In response to the COVID-19 pandemic, the world’s largest economies have begun positioning their recovery packages to be socially and environmentally sustainable, unlocking additional investment opportunities. Currently, over 50% of Australia’s two-way trade involves countries that are committed to achieving net zero emission targets by 2050, with this proportion set to rise over the coming years. The Business Council of Australia’s (BCA) open endorsement of such emission targets has fuelled hopes of improved energy policies, however, as the BCA notes, it’s easier said than done as Australia still relies on coal for the generation of 70% of its electricity.
The Investor Group on Climate Change (IGCC) represents Trans-Tasman investors1 – with funds under management worth more than $2 trillion – concerned with the effects of climate change on investments’ values. The IGCC’s report, ‘Mapping Australia’s Net Zero Investment Potential’, aims to quantify the investment value required in each sector and asset class for two different scenarios: the business-as-usual ‘hothouse’ scenario and the ‘orderly transition’ scenario.
This scenario is characterised by the ongoing climate policy uncertainty with no clear, long-term framework to promote the efficient allocation of capital across the economy. Consequently, in this scenario total investment in the economy falls significantly under, with lost investment opportunities amounting to -$265 billion by 2050. By sector, the largest losses are projected to be in:
- Renewable and clean technology: -$65 billion
- Green hydrogen production: -$63 billion
- Carbon sequestration2: -$42 billion
- Transport infrastructure: -$31 billion
Investments in such potentially high-growth yet unpredictable sectors can only be made more viable for investors through constructive climate and energy policies. Without private investments, the public sector will have to carry a disproportionate load of the investment required to achieve emissions targets, meaning building more forward-facing infrastructure as a share of their total work, leading to higher costs for the government and, in turn, the taxpayers.
Orderly Transition Scenario
In this scenario, clear long-term policies and market signals promote a timely and orderly investment pathway to net zero emissions, limiting global warming to just 1.5 degrees Celsius by 2050, in line with the objectives of the Paris Agreement. The sectors predicted to provide the largest investment opportunities by 2050 are:
- Renewable and clean electricity production: +$385 billion
- Green hydrogen production: +$350 billion
- Transport infrastructure: +$104 billion
- Carbon sequestration: +$102 billion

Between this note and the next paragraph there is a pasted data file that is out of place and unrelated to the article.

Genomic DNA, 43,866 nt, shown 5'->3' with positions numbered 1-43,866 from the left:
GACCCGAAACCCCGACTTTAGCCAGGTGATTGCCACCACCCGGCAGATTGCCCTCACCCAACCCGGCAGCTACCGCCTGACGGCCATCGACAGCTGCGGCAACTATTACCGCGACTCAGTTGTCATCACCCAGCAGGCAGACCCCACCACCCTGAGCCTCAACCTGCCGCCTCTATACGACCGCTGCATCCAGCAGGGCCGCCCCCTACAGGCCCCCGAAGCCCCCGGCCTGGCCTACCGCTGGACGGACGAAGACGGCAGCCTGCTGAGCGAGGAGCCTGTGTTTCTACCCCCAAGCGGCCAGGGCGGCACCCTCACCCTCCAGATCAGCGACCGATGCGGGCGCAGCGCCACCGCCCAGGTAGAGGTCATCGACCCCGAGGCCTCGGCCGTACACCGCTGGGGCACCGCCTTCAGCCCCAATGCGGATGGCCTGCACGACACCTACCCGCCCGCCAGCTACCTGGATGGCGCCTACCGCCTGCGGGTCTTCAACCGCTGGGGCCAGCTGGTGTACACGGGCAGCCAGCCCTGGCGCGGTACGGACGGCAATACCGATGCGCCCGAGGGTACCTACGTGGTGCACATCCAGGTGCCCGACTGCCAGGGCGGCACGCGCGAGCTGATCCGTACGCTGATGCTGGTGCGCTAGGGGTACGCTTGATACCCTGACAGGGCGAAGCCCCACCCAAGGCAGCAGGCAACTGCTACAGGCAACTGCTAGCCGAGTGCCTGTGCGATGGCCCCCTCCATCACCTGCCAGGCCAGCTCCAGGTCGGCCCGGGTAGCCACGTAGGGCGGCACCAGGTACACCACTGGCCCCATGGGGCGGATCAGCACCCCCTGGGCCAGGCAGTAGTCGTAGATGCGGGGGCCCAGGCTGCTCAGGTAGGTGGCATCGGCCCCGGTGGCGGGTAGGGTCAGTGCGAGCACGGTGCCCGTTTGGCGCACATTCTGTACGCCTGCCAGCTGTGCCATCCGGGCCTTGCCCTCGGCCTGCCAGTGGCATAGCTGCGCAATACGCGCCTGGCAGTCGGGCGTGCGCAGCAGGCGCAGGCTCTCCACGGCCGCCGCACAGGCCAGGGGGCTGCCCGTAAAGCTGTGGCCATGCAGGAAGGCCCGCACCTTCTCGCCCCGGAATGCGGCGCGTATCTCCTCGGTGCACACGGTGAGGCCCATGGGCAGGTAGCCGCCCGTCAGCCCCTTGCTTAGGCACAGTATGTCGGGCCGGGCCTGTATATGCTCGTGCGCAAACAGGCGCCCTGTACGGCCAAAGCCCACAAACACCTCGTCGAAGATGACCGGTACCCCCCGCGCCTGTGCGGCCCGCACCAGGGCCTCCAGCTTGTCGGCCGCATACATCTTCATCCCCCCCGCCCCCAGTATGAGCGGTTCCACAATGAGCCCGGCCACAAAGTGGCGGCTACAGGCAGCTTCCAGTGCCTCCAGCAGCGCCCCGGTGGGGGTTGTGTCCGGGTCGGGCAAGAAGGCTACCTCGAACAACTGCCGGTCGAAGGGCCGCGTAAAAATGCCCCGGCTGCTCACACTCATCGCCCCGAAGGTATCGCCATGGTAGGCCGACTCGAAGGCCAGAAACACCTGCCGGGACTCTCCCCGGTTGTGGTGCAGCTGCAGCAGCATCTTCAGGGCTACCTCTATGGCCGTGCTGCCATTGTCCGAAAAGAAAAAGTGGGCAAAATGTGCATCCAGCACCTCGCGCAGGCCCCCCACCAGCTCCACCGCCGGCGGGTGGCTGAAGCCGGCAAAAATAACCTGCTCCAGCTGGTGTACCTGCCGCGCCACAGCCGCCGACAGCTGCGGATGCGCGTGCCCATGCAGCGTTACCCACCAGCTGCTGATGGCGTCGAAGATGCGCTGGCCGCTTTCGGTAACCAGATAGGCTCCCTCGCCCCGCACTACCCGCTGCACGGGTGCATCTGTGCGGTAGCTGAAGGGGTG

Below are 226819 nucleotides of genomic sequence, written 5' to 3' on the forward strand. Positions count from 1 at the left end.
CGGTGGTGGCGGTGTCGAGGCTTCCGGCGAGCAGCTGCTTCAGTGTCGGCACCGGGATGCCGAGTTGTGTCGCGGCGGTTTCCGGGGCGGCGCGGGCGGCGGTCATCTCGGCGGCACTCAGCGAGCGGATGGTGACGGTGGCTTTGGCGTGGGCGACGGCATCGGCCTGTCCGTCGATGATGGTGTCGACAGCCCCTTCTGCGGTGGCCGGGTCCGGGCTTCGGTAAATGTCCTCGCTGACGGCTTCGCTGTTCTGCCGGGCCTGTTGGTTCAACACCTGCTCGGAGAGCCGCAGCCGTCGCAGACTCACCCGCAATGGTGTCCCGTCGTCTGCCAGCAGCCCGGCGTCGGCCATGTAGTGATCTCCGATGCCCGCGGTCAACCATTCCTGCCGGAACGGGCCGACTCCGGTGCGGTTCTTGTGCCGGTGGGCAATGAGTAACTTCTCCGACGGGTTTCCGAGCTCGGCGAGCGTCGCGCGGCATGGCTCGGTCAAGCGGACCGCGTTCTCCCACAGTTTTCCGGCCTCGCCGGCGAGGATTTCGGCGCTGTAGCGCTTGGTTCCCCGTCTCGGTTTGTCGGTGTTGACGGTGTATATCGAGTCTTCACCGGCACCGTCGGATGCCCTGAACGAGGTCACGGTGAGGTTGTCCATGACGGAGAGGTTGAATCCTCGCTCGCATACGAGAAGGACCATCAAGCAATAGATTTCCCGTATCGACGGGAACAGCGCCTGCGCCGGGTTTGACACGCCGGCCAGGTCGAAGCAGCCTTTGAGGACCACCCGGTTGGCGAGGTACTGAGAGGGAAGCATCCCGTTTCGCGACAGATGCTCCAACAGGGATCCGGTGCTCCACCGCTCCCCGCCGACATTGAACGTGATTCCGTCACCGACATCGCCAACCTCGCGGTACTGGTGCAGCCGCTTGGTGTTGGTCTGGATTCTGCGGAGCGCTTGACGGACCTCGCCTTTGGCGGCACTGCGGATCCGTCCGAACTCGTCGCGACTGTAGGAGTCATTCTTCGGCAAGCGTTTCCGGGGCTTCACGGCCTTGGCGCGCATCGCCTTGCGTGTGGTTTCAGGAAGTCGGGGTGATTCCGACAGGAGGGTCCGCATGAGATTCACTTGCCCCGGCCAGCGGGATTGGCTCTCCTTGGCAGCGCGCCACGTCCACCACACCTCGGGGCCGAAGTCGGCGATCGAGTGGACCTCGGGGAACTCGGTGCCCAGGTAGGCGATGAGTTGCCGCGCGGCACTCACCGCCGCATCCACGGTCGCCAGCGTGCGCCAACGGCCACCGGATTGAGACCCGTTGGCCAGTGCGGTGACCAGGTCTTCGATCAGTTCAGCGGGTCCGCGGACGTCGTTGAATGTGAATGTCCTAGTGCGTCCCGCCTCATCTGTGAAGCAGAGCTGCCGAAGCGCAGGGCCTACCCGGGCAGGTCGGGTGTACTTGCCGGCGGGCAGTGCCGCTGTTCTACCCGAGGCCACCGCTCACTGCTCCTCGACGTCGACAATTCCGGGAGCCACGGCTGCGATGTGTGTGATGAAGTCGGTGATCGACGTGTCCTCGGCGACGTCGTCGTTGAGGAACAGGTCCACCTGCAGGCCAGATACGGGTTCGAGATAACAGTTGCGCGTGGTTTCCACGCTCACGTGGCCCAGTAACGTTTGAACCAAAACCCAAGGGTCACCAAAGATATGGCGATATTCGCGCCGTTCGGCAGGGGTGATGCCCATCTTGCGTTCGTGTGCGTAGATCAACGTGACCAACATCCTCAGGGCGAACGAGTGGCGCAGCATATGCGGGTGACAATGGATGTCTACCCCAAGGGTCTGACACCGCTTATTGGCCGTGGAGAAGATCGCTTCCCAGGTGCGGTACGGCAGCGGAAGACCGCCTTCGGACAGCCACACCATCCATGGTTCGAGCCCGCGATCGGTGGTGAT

- Electricity transmission and distribution: +$98 billion
The projections are based on lower regulatory risks and the broad uptake of clean technologies, which increases incentives for the private sector to build and operate infrastructure assets. Shane Rattenbury, ACT Minister for Climate Change and Sustainability, has affirmed that the “government doesn’t need to spend money, they just need to set [a] clear policy”, believing in the importance of policy in unlocking investment in the energy space.
The Morrison Government
After being voted into power in 2018, Scott Morrison’s primary aim within the energy and climate change space was to reduce the price of electricity, with coal remaining a key instrument in achieving this. Recently, the government refused to commit Australia to a net zero emissions target and instead focused their climate policy on a technological roadmap which envisions Australia investing $18 billion over ten years into new technologies covering hydrogen, energy storage, ‘low carbon’ steel and aluminium and carbon capture and storage. Mr Morrison has publicly said that he is “more interested in the doing” when asked about the 2050 target, hence the heavy technological investment. He remains disinterested in committing to a definitive zero emissions target while Labour leader, Anthony Albanese, a strong proponent of the net zero emissions target, has been an open critic of the government’s new technology roadmap proposal, damningly declaring “a roadmap without a destination is a road to nowhere.”
What Could the Government Do and Why?
EY believe the stimulus packages being rolled out in response to the current pandemic could be utilised in more pressing and impactful ways to secure the greatest long-term growth prospects and to align with net zero targets. Some examples include the fast-tracking of the transformation of energy, both on the demand and supply side, including the use of hydrogen and renewable energy as export market; fully developing grid technologies from virtual power plants to large-scale batteries and building a more integrated transmission network. Additionally, EY recommend pivoting government spending onto infrastructure and development in order to drive demand for more sustainable products and materials, and to fast-track emissions reduction efforts. Consequent effects include new opportunities across manufacturing, construction, infrastructure and development of trade and export market, all of which are areas that required a rethink pre-COVID.
In conclusion, the significant investment opportunities created by an orderly transition to net zero emissions economy are in danger of being squandered due to a lack of investor confidence in the growth prospects of sectors such as renewable energy, carbon sequestration and transport. With trillions of dollars in capital under their management, investors will be increasingly critical as governments become more fiscally challenged after the deployment of immediate COVID-19 relief. Therefore, it becomes imperative for the Australian government to adopt forward-looking policies to reinforce and encourage private investment, which will prove beneficial on both an environmental and an economic standpoint.